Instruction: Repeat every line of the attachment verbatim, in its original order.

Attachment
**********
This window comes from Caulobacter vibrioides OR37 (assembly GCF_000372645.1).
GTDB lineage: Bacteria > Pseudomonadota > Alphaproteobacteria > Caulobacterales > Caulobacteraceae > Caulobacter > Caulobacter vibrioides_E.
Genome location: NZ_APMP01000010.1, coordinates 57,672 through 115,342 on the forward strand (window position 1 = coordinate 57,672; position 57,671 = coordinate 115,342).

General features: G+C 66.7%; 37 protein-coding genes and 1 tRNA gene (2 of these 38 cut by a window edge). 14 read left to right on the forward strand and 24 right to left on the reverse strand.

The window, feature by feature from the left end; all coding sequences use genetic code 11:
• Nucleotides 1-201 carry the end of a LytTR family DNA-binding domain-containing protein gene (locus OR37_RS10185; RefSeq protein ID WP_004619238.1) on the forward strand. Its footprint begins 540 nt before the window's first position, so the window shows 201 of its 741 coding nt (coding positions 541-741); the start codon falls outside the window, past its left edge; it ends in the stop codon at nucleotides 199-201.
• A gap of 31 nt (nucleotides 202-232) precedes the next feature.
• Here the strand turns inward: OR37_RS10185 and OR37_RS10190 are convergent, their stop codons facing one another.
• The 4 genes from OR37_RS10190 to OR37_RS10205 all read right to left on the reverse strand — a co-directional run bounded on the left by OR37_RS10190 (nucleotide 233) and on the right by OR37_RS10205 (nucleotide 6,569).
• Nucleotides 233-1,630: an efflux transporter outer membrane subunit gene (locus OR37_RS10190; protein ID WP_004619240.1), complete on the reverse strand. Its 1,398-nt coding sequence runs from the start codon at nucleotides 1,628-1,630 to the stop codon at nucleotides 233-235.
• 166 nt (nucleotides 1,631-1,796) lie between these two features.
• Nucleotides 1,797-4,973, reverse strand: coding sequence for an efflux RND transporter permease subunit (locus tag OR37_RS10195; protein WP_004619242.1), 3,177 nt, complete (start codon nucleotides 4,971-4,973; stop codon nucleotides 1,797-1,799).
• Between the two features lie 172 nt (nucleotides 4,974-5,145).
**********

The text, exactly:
This window comes from Caulobacter vibrioides OR37 (assembly GCF_000372645.1).
GTDB lineage: Bacteria > Pseudomonadota > Alphaproteobacteria > Caulobacterales > Caulobacteraceae > Caulobacter > Caulobacter vibrioides_E.
Genome location: NZ_APMP01000010.1, coordinates 57,672 through 115,342 on the forward strand (window position 1 = coordinate 57,672; position 57,671 = coordinate 115,342).

General features: G+C 66.7%; 37 protein-coding genes and 1 tRNA gene (2 of these 38 cut by a window edge). 14 read left to right on the forward strand and 24 right to left on the reverse strand.

The window, feature by feature from the left end; all coding sequences use genetic code 11:
• Nucleotides 1-201 carry the end of a LytTR family DNA-binding domain-containing protein gene (locus OR37_RS10185; RefSeq protein ID WP_004619238.1) on the forward strand. Its footprint begins 540 nt before the window's first position, so the window shows 201 of its 741 coding nt (coding positions 541-741); the start codon falls outside the window, past its left edge; it ends in the stop codon at nucleotides 199-201.
• A gap of 31 nt (nucleotides 202-232) precedes the next feature.
• Here the strand turns inward: OR37_RS10185 and OR37_RS10190 are convergent, their stop codons facing one another.
• The 4 genes from OR37_RS10190 to OR37_RS10205 all read right to left on the reverse strand — a co-directional run bounded on the left by OR37_RS10190 (nucleotide 233) and on the right by OR37_RS10205 (nucleotide 6,569).
• Nucleotides 233-1,630: an efflux transporter outer membrane subunit gene (locus OR37_RS10190; protein ID WP_004619240.1), complete on the reverse strand. Its 1,398-nt coding sequence runs from the start codon at nucleotides 1,628-1,630 to the stop codon at nucleotides 233-235.
• 166 nt (nucleotides 1,631-1,796) lie between these two features.
• Nucleotides 1,797-4,973, reverse strand: coding sequence for an efflux RND transporter permease subunit (locus tag OR37_RS10195; protein WP_004619242.1), 3,177 nt, complete (start codon nucleotides 4,971-4,973; stop codon nucleotides 1,797-1,799).
• Between the two features lie 172 nt (nucleotides 4,974-5,145).